Kakuzi’s trespassing cows anger golf club

Kakuzi Managing Director Chris Flowers. PHOTO | COURTESY

Trustees of a premium golf club in central Kenya have moved to court seeking to compel plantation firm Kakuzi Plc to remove its cows from their property, saying the livestock are destroying the greens and fairways and making the course unplayable.

In a case filed at the Environment and Land Court, the trustees of the Makuyu Golf Club in Murang’a County further want 10 directors of Kakuzi jailed for letting the livestock trespass on the golf course against a court order issued in September 2019.

The golf club officials led by Joel Wanyoike, Irungu Ndirangu and S.K Kirubi want the Kakuzi directors, including Christopher John Flowers, Andrew Ndegwa Njoroge, Keta Shah, and Graham Harold Mclean, jailed for disobeying the judgment.

“That it is only proper that the directors of the respondent…be subjected to punitive measures by being committed to civil jail as this honourable court may deem fit to grant,” the application says. 

The suit marks the latest flare-up in relations between the golf club and Kakuzi, which have been embroiled in a protracted court battle that started in 2002.

The dispute was triggered after Kakuzi allegedly demanded that the golf club start paying fees for using the land.

The trustees and members were notified of the new development when they were about to host a tournament on the golf course.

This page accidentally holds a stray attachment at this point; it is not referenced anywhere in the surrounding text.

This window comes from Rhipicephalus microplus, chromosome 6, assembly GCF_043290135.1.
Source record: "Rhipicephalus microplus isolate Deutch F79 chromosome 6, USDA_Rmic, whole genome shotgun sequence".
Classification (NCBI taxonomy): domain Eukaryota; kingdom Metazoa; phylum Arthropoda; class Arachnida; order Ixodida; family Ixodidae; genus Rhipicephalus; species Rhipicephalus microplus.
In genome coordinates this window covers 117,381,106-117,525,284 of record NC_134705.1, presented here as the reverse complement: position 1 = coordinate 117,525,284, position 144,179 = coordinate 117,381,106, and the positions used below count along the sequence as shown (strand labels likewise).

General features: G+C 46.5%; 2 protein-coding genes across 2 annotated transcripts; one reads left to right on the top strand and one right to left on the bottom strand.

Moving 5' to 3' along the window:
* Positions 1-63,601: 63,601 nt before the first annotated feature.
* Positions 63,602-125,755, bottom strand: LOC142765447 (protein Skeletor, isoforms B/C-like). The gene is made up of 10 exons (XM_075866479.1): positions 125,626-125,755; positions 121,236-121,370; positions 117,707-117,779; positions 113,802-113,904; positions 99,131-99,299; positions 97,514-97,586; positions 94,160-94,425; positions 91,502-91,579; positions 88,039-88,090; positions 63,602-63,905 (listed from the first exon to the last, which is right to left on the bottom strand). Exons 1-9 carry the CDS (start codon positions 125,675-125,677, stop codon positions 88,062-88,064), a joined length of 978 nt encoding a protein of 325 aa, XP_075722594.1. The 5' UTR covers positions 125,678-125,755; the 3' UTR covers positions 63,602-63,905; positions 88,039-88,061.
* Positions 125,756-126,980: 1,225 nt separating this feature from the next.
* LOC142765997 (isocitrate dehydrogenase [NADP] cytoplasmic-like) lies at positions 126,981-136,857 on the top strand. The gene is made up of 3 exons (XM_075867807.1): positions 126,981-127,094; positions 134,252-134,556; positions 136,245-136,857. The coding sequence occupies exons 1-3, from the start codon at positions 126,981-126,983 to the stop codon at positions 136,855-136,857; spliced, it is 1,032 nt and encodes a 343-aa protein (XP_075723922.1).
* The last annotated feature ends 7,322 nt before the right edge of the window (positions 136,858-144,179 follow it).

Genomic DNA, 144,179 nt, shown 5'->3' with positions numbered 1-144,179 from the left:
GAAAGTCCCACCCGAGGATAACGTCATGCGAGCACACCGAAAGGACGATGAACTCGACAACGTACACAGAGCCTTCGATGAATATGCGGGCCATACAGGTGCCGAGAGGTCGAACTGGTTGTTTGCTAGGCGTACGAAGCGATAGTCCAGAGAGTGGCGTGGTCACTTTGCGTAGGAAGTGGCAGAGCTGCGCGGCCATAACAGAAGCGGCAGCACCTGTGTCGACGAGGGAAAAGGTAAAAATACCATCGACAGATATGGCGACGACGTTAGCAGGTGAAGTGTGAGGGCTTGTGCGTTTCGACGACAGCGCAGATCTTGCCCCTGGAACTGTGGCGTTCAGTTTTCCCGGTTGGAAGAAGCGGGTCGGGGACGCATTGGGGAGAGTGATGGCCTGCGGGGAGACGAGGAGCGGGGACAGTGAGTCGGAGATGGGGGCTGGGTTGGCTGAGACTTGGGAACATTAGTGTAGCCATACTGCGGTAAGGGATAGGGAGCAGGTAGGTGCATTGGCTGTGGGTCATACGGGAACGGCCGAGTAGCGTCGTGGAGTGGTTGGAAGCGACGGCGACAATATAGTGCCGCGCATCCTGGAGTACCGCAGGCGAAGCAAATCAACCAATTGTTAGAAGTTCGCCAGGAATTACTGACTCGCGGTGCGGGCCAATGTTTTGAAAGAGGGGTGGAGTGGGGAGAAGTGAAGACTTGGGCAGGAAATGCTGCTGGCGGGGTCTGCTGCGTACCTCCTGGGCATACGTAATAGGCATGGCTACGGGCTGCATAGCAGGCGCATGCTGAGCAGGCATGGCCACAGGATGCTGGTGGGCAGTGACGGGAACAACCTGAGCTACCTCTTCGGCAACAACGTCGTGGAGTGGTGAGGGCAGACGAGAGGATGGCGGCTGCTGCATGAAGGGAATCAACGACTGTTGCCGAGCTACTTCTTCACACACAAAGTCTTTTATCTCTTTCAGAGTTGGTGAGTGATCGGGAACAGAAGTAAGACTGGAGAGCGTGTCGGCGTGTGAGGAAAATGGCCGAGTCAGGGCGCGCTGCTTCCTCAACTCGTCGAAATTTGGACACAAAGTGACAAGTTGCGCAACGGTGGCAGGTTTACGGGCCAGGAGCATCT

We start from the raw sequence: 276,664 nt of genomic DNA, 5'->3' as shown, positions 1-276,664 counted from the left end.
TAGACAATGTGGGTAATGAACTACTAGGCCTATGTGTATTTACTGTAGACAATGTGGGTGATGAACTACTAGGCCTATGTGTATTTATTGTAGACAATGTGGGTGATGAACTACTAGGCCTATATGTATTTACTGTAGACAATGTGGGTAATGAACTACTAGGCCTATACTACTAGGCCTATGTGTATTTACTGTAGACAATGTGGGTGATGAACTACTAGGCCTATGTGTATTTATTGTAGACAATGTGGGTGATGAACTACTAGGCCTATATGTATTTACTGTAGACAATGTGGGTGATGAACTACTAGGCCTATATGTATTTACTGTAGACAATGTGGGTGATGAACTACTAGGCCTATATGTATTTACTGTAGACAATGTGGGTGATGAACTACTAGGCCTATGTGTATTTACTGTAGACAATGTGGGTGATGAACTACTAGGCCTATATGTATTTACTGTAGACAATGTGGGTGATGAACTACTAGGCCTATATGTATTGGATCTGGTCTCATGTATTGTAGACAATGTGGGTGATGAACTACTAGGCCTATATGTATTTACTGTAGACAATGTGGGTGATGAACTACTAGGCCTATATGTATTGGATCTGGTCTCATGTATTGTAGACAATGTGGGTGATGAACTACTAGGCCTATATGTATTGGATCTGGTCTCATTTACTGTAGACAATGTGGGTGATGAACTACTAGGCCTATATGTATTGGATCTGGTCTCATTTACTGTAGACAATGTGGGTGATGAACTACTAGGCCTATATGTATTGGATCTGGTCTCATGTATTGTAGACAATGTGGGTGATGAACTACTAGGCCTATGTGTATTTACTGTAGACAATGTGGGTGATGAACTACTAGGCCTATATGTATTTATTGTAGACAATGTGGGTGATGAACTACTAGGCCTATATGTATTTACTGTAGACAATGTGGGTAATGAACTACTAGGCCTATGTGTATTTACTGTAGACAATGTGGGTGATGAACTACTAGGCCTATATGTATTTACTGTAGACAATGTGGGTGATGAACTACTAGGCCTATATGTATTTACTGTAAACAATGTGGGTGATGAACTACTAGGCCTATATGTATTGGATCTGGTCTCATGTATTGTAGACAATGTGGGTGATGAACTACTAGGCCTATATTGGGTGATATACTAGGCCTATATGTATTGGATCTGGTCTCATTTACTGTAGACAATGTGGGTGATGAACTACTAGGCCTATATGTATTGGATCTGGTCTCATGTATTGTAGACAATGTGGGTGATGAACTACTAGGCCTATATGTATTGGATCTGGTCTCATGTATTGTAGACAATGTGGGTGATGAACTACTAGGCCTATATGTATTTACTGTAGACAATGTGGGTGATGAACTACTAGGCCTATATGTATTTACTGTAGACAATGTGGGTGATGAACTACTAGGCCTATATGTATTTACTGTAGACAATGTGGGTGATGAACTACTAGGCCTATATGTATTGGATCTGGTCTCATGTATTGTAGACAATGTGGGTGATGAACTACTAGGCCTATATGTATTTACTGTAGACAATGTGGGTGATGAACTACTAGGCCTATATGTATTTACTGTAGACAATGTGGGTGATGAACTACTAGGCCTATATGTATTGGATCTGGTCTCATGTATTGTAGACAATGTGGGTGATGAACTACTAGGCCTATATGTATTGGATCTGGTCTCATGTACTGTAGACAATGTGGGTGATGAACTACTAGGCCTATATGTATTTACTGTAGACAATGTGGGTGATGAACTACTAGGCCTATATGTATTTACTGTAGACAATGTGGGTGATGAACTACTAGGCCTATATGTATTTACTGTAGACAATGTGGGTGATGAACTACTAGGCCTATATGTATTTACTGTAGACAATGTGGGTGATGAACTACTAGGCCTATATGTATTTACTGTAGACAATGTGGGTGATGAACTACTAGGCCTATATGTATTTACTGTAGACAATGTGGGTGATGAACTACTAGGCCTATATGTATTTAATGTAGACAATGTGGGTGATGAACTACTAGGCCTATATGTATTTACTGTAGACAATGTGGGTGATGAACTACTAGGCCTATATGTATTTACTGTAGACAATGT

Through lawyer David Mereka, the club says the Environment court ruled in favour of them in September 2019 stating that Kakuzi’s ownership of land measuring 72 acres was extinguished by adverse possession.

But despite the win, the Kakuzi directors have allegedly chosen to ignore or disobey the court order by allowing cattle to trespass onto the golf course and in the process damage it.

Although Kakuzi obtained an order suspending the judgment pending appeal, the decision is still valid as it has not been set aside, Mr Wanyoike says.

He said in an affidavit that Kakuzi has been grazing animals and trespassing on the property and that its directors should be punished for disregarding the court order.

“I am further advised by my advocate that such contempt is punishable by a fine or imprisonment,” he says, asking the court to commit the 10 directors to civil jail.

In the 2019 decision, Justice Oscar Angote ruled that the club acquired the land through adverse possession, having been on the ground since 1934.

The trustees said that the land was donated by white settlers for use as a golf course.

The golf course also has permanent buildings, a borehole with a pump, a bar and a store.

Kakuzi had opposed the case arguing that members of the club have been using the 72 acres of the land as a golf course with its express consent and knowledge.

Further, the company said it has always supported the club and helped it with maintaining the golf course, including supplying it with diesel, lending it tractors and lawnmowers, paying wages for the clubhouse watchmen and the golf course employees and providing it with building and maintenance materials until the services were terminated in March 1996.

“Considering the evidence before me, I am satisfied that the plaintiff’s use of approximately 72 acres of L.R No. 11674 as a golf course has been continuous, exclusive and without the permission of the defendant for a period of 12 years. The defendant’s [Kakuzi’s] title in respect of the said land has therefore been extinguished by effluxion of time,” the judge ruled.

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